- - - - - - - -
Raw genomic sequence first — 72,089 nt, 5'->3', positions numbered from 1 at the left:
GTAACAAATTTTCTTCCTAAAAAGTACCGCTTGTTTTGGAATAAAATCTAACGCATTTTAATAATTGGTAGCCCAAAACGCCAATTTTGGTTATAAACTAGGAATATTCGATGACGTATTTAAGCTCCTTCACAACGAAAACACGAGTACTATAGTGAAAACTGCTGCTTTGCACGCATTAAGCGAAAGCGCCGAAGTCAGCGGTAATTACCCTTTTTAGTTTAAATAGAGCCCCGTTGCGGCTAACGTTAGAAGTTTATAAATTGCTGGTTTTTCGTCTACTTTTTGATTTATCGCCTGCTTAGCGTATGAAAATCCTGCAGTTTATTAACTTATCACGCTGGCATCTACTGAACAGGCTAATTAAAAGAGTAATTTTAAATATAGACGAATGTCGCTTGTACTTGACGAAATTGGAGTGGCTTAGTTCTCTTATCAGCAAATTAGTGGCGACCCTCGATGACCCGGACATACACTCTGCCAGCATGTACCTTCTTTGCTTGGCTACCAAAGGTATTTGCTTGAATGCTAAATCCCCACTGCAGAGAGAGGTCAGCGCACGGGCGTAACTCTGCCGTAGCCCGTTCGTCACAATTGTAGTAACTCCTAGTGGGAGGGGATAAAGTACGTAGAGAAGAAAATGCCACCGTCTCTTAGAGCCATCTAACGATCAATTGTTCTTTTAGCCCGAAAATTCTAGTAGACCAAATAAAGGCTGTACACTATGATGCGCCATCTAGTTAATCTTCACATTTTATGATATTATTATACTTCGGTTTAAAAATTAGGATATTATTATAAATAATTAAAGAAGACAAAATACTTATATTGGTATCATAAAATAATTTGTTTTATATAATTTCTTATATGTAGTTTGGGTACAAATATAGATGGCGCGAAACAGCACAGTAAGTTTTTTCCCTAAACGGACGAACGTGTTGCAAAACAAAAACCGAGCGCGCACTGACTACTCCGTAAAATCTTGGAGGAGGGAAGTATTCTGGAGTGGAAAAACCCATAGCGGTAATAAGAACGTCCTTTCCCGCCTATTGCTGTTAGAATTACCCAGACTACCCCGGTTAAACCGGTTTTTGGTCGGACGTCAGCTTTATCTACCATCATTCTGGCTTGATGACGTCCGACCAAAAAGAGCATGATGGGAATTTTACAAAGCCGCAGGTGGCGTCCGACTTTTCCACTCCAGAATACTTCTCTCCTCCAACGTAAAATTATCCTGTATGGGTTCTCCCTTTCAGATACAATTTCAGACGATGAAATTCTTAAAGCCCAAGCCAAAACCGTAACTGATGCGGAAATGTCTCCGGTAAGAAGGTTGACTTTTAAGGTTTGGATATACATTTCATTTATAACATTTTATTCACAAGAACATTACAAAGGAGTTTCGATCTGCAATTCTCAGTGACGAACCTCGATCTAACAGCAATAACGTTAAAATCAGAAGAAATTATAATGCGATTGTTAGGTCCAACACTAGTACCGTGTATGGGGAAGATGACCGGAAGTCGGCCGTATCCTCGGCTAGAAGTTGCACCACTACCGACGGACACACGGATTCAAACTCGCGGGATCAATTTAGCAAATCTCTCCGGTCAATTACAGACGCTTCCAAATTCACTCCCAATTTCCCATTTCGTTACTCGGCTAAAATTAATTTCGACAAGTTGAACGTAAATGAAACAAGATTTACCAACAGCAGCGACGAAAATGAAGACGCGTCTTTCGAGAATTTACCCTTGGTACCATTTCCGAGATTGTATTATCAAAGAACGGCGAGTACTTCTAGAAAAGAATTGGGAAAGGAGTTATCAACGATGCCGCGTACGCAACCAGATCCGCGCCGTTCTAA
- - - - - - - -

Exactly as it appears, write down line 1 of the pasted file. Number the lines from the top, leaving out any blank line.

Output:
Raw genomic sequence first — 72,089 nt, 5'->3', positions numbered from 1 at the left: